MILWAUKEE — Law enforcement agencies in Wisconsin are not consistently reporting human trafficking cases, leading to incomplete information and is likely undercounting the number of people who are forced into the sex trade, a report released by the state attorney general on Thursday found.
The conclusion is based on responses from hundreds of Wisconsin law enforcement agencies that responded to a state Department of Justice survey sent in 2019. Attorney General Josh Kaul told The Associated Press in an interview ahead of the report's public release that it shows more work needs to be done to improve data collection, raise awareness of the problem and expand support for victims.
Attorney General Josh Kaul
“There has been a growing recognition that this is a real issue that is happening in communities across the state and needs to be taken seriously," Kaul said. “It's a crime we need to keep working to address."
Human trafficking is generally defined as the use of force, fraud or coercion to move someone, typically to make them have sex for money.
The goal of the survey was to gather more details about the perceptions, policies and data-entering practices of law enforcement agencies. The results show there's still room for improvement among police agencies in consistently collecting and recording human trafficking data, Kaul said.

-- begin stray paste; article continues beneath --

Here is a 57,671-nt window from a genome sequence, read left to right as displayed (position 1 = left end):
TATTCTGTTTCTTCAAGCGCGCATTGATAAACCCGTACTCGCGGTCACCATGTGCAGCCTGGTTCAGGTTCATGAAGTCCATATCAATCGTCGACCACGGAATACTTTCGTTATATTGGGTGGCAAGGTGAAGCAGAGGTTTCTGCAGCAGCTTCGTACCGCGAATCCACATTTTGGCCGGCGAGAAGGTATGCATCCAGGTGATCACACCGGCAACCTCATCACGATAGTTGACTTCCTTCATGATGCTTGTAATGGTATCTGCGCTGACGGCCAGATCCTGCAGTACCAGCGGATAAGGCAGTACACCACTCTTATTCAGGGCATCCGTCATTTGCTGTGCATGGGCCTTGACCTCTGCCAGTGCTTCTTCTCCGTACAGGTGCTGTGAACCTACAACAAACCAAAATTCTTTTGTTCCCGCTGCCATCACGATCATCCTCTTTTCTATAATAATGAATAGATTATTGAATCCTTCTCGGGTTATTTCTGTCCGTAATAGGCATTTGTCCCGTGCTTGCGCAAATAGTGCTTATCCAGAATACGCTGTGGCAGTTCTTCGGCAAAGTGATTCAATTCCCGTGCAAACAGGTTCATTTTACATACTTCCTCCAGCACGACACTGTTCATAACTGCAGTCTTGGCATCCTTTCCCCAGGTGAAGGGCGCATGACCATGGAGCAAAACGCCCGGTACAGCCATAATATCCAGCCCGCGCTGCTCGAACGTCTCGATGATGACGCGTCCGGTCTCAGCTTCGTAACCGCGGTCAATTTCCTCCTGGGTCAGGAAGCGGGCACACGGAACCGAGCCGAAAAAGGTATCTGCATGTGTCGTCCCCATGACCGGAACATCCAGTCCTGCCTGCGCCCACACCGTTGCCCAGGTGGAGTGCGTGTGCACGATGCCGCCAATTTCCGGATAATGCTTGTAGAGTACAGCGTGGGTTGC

The report found that due to confusion about the legal definition of human trafficking and data entering practices, law enforcement agencies were likely undercounting the number of cases in the state.
Between 2014 and 2017, there were 118 incidents of human trafficking entered into law enforcement records management systems. An additional 139 incidents that were either prostitution or human trafficking were also entered by agencies that don't differentiate between the two. In 2018, there were 66 human trafficking incidents entered and 35 that were either prostitution or human trafficking.
The state Justice Department's Human Trafficking Bureau initiated 125 cases, recovered 138 victims and made 105 arrests between September 2017 and December 2019, according to statistics provided by Kaul's office. It has also worked to spread awareness about human trafficking to both police and the public, holding 148 training presentations.
Law enforcement agencies said in the survey that they need more training on how to differentiate between prostitution and sex trafficking. They also expressed a need for more training about child sex trafficking.
While sex trafficking cases have been reported in every Wisconsin county in recent years, the survey showed more work needs to be done to raise the public's awareness about the crime, Kaul said.
More attention has been placed on the problem in recent years, with the Wisconsin Legislature passing a number of bills to expand the definition, increase penalties and raise awareness. One recently enacted law allows for a person to be charged with sex trafficking for making money off victims or transporting them, even if there is no force, fraud or coercion. Another law, signed in November by Gov. Tony Evers, requires driver education courses for truckers to include teaching how to recognize and prevent human trafficking.